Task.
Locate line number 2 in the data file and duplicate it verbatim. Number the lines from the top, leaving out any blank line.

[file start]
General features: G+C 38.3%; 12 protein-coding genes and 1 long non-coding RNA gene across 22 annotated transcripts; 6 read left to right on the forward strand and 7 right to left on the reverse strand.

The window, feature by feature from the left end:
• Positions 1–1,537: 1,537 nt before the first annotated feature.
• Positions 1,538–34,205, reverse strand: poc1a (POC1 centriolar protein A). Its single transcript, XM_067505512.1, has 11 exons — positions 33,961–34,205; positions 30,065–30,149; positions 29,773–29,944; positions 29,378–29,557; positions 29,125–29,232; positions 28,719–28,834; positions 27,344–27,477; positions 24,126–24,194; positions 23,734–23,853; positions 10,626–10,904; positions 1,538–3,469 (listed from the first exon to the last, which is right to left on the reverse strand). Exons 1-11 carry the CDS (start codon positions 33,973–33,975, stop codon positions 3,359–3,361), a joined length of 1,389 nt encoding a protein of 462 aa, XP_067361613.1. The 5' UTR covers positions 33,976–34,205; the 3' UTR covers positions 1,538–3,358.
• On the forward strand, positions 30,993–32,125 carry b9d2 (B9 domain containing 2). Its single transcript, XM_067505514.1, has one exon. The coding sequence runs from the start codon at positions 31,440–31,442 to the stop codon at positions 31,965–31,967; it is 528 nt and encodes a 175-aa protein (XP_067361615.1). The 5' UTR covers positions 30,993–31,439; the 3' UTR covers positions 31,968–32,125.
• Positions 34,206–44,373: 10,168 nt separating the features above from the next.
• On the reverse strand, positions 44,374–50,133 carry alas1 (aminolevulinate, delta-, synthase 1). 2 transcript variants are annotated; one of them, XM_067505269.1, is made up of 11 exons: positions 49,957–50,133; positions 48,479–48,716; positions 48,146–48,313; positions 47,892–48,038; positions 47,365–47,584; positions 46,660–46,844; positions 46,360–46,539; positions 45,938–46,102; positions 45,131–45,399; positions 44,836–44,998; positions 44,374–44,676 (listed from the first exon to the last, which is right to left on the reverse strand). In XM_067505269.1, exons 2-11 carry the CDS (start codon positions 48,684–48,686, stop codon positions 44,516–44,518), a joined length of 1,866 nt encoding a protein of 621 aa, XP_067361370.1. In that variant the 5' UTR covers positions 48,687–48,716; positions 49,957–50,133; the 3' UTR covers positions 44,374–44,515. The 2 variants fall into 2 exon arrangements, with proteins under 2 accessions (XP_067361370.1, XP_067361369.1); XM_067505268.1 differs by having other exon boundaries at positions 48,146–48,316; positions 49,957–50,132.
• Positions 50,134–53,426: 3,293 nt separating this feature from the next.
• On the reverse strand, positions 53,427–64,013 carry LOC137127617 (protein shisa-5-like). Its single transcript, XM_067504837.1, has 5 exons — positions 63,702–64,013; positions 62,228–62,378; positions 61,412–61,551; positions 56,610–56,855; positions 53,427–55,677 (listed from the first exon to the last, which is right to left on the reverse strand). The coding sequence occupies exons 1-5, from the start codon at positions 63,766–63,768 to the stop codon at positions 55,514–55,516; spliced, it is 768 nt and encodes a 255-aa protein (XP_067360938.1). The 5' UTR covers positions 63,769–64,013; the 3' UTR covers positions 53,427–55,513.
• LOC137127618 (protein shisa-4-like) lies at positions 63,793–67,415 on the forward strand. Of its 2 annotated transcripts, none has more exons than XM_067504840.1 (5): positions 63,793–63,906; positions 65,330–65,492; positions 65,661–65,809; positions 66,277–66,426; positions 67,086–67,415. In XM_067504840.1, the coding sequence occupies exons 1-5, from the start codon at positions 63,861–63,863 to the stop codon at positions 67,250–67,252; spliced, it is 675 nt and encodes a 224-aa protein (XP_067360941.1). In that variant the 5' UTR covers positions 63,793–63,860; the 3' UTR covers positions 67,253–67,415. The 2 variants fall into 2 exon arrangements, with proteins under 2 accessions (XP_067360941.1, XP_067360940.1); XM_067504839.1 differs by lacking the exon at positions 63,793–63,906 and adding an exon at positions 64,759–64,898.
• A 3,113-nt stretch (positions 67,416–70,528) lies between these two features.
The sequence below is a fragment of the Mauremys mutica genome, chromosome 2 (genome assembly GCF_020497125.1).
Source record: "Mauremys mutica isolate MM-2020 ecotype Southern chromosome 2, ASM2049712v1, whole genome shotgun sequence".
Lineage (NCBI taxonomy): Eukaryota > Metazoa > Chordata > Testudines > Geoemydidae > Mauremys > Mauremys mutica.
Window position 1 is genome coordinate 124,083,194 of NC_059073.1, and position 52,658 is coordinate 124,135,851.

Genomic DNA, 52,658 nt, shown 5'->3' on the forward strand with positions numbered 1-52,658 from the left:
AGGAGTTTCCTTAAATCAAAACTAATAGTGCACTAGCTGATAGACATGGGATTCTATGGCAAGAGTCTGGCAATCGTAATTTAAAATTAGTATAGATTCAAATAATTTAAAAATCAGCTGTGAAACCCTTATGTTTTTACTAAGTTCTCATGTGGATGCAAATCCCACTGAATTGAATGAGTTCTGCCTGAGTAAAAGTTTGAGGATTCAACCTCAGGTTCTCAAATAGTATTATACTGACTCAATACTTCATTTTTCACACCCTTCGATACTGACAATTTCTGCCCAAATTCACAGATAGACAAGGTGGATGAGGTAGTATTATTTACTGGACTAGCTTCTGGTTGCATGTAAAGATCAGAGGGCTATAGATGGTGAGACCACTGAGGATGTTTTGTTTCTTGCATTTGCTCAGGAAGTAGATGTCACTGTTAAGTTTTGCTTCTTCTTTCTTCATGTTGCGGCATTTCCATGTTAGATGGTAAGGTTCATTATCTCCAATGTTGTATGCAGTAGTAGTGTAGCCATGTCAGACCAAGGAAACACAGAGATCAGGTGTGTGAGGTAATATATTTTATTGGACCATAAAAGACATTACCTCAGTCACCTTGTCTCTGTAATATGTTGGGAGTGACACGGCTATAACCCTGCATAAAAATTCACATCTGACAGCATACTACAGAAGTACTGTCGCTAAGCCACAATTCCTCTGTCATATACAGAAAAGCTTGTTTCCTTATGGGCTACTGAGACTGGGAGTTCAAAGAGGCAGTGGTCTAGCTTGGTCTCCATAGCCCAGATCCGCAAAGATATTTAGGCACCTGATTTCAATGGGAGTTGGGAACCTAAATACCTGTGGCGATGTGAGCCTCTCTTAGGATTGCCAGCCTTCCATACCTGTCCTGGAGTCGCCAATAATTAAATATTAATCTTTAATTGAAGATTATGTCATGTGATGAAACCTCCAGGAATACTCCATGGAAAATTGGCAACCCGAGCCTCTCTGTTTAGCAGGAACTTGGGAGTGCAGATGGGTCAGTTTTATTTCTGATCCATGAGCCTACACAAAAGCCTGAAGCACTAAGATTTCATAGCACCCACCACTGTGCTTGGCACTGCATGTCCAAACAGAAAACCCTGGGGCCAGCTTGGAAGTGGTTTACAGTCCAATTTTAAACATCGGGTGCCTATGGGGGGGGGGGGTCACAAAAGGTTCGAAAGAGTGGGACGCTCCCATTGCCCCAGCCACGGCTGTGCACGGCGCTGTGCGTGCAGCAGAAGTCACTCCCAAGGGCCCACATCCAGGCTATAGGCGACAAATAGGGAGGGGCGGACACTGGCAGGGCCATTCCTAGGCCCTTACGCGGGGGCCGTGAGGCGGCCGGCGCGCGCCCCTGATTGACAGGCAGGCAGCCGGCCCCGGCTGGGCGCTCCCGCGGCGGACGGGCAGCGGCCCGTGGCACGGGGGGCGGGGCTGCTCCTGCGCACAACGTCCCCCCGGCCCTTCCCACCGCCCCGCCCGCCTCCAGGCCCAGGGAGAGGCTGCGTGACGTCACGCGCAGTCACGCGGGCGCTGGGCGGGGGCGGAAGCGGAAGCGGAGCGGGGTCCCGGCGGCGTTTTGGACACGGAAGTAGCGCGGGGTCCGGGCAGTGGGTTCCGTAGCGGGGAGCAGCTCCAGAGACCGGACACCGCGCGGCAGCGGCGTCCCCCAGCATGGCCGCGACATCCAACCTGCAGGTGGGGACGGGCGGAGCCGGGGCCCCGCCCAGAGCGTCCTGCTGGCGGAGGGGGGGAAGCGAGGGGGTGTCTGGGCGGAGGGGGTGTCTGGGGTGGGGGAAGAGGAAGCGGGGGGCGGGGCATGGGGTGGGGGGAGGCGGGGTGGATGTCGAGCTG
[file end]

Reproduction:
The window, feature by feature from the left end: